Mala, Buddhist rosary, prayers and meditation 54 silver obsidian pearls of exceptional quality. Skulls in bone dragon horn. rare

Mala, Buddhist rosary, prayers and meditation 54 silver obsidian pearls of exceptional quality. Skulls in bone dragon horn. rare

$305.22

Shipping to United States: Free

Mala made to order, count one week of manufacture after purchase.

The mala, trengwa, in Tibetan is the buddhist's rosary, the object from which the monk (or even the lay practitioner) almost never separates, holding it in his hand or wrapped around the wrist.
The mala is first of all a utilitarian object: it serves as a tactile support for the recitation of mantras, at the same time as it is used to count them if one has set to repeat a defined number.
The mala is composed of 18.54 108 or 216 strung pearls, which justifies its name, since it simply means "garland" (of pearls). The different components each contain a symbolic meaning specify: The large pearl (or Buddha's head) that closes the loop represents the knowledge of emptiness. The small cone that surmounts it is the mark of emptiness itself.

If we know the malas of 108 pearls, we know less well, in the West, the malas of 54 pearls. 54 being half of 108.

Type of malas quite common in Ch'an Buddhism, Chinese ancestor of Japanese Zen Buddhism.

As a gemologist graduated from the National Institute of Gemmology of Paris, all our stones are appraised and certified.

As a Malakara, we make all our malas ourselves while scrupulously respecting tradition.

Sliding knot in finish like all our malas, object of practice, as shown in this video as an example.
https://www.facebook.com/103104533147394/videos/446304419720374


Our entire collection of mala is visible and accessible by clicking on this link
https://www.etsy.com/fr/shop/DongmeietJeremyZG?ref=seller-platform-mcnav§ion_id=21900681

Symbolism of skulls
This mala is inspired by the practice of Mahakala.
5 skulls adorning his crown,
The 5 skulls represent the 5 Kleshas or 5 afflictions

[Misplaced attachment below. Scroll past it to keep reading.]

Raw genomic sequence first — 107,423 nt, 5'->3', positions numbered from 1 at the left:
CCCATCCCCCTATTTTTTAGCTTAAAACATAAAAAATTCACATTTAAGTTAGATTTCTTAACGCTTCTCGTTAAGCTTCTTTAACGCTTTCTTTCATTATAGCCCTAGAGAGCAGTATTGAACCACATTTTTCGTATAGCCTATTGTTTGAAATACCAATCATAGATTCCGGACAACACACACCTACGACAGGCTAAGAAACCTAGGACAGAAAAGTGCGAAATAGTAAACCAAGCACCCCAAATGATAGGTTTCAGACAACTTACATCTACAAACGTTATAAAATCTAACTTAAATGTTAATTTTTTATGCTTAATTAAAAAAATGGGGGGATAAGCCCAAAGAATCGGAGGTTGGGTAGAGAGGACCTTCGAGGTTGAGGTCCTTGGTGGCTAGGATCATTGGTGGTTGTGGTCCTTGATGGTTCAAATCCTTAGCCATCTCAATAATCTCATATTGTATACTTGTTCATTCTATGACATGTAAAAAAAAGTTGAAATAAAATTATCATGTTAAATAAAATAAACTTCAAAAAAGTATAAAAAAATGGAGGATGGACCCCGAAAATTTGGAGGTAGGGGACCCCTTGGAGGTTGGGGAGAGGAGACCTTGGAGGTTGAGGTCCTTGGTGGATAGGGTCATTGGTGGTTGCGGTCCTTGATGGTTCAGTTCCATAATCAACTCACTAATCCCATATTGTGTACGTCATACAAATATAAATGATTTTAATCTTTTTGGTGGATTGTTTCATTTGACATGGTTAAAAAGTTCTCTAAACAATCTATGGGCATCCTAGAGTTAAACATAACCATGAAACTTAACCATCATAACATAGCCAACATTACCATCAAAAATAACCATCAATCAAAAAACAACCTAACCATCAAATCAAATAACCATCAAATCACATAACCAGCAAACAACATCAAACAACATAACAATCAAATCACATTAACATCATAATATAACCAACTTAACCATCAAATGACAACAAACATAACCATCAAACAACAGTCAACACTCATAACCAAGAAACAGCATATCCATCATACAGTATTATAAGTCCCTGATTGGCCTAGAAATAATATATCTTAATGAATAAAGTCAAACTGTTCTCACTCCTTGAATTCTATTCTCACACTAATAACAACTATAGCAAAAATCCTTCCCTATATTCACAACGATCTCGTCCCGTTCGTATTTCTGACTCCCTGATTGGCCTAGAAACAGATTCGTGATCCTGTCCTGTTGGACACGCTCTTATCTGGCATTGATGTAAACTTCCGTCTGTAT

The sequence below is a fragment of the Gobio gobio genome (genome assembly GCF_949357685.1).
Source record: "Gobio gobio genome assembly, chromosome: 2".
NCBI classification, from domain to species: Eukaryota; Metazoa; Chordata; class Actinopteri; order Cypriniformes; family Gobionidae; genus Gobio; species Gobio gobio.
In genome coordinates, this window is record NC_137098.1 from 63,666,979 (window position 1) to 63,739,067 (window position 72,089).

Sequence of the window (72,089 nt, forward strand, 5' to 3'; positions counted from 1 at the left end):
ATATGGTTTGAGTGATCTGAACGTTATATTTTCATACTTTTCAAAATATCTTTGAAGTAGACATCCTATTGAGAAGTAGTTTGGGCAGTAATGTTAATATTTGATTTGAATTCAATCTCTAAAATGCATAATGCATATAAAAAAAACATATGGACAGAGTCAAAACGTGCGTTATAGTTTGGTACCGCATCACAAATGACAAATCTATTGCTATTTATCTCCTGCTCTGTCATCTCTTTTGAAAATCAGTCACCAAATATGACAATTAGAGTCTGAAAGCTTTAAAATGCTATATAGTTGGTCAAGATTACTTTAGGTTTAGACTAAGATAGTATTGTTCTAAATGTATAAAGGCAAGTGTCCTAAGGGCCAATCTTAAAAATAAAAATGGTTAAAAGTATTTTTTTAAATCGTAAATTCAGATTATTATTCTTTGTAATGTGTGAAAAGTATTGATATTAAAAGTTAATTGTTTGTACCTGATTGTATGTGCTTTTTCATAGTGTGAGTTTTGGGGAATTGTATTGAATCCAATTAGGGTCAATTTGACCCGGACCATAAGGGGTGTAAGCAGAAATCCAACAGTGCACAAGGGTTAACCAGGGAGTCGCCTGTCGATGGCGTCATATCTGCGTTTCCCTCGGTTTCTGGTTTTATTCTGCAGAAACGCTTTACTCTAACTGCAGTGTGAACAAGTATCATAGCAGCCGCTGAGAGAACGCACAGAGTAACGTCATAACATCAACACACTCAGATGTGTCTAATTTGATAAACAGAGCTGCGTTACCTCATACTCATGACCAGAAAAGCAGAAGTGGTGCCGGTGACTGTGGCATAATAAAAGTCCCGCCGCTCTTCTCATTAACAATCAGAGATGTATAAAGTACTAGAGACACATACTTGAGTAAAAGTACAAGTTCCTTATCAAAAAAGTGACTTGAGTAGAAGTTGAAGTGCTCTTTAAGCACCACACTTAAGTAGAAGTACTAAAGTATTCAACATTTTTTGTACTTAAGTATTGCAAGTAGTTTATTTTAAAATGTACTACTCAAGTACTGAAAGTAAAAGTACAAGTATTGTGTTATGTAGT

Avidya: Ignorance
Asmitā: the meaning of the "I", the ego
Rāga: desire, attachment
Dvesha: aversion, anger
Abhinivesha: the fear of death, the attachment to life.
These very realistic skulls are made of buffalo bone.

54 pearls of silver obsidian, native to Mexico, exceptional quality. Diameter of 14mm for each pearl.

SYMBOLISM OF THE DRAGON
The dragon in pearl finish also called "pearl of Guru" is she in buffalo horn.
In Buddhism, the Dragon is the vehicle of Vairocana, the white Buddha sitting in the east (or center). His throne supported by Dragons probably derives from the Chinese imperial throne. The Turquoise Dragon is the mount of a large number of protective deities, guardians of treasures and gods of rain and thunderstorms. As guardians of treasures, Sino-Tibetan Dragons are the counterparts of Indian nagas. The Tibetan term druk (tib.brug) means both "dragon" and "thunder". Bhutan, a Buddhist kingdom, is called Druk Yul (Land of the Dragon). Its inhabitants, the drukpas, take their name from the spiritual lineage drukpa kagyu, originally from Tibet. This lineage was established by the sage Tsangpa Gyaré who, having once observed nine dragons disappearing in the sky near Gyantse decided to establish the monastery of Ralung. In Tibetan Buddhism, the rise to heaven of a group of Dragons is a sign of good omen.

The discs, protecting each obsidian pearl are made of buffalo bone.

PHURBA
We have also, in finish, integrated a phurba, Buddhist dagger to defeat demons. in 925 silver and copper.

The Phurba is a dagger to defeat demons. It was introduced into Tibetan Buddhism by Phadmasambhava and is a symbol of transmutation of negative forces.

Often made of stones, bones, or iron, Phurba daggers from Tibetan Buddhist temples are easily recognizable by their triple-sided blade. Used in rituals to drive away unwanted spirits, Phurba acts spiritually to immobilize demonic spirits and sometimes kill them in the hope that they will reincarnate in better places.